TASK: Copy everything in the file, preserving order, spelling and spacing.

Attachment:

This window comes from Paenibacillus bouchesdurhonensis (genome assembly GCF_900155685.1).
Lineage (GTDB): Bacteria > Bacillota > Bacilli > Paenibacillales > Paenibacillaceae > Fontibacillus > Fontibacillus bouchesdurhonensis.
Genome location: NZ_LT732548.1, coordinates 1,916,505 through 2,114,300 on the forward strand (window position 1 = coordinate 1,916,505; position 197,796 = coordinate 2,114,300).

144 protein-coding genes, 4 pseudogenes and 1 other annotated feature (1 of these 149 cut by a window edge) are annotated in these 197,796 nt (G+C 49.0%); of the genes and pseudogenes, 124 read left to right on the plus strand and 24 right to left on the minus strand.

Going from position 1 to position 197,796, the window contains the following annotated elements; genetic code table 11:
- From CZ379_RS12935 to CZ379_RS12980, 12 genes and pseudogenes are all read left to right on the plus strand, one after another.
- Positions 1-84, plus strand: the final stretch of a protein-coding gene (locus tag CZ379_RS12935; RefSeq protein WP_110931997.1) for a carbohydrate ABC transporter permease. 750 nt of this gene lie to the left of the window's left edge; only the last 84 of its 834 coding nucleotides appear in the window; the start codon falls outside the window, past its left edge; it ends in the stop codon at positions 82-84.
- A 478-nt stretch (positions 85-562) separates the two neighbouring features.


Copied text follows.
This window comes from Paenibacillus bouchesdurhonensis (genome assembly GCF_900155685.1).
Lineage (GTDB): Bacteria > Bacillota > Bacilli > Paenibacillales > Paenibacillaceae > Fontibacillus > Fontibacillus bouchesdurhonensis.
Genome location: NZ_LT732548.1, coordinates 1,916,505 through 2,114,300 on the forward strand (window position 1 = coordinate 1,916,505; position 197,796 = coordinate 2,114,300).

144 protein-coding genes, 4 pseudogenes and 1 other annotated feature (1 of these 149 cut by a window edge) are annotated in these 197,796 nt (G+C 49.0%); of the genes and pseudogenes, 124 read left to right on the plus strand and 24 right to left on the minus strand.

Going from position 1 to position 197,796, the window contains the following annotated elements; genetic code table 11:
- From CZ379_RS12935 to CZ379_RS12980, 12 genes and pseudogenes are all read left to right on the plus strand, one after another.
- Positions 1-84, plus strand: the final stretch of a protein-coding gene (locus tag CZ379_RS12935; RefSeq protein WP_110931997.1) for a carbohydrate ABC transporter permease. 750 nt of this gene lie to the left of the window's left edge; only the last 84 of its 834 coding nucleotides appear in the window; the start codon falls outside the window, past its left edge; it ends in the stop codon at positions 82-84.
- A 478-nt stretch (positions 85-562) separates the two neighbouring features.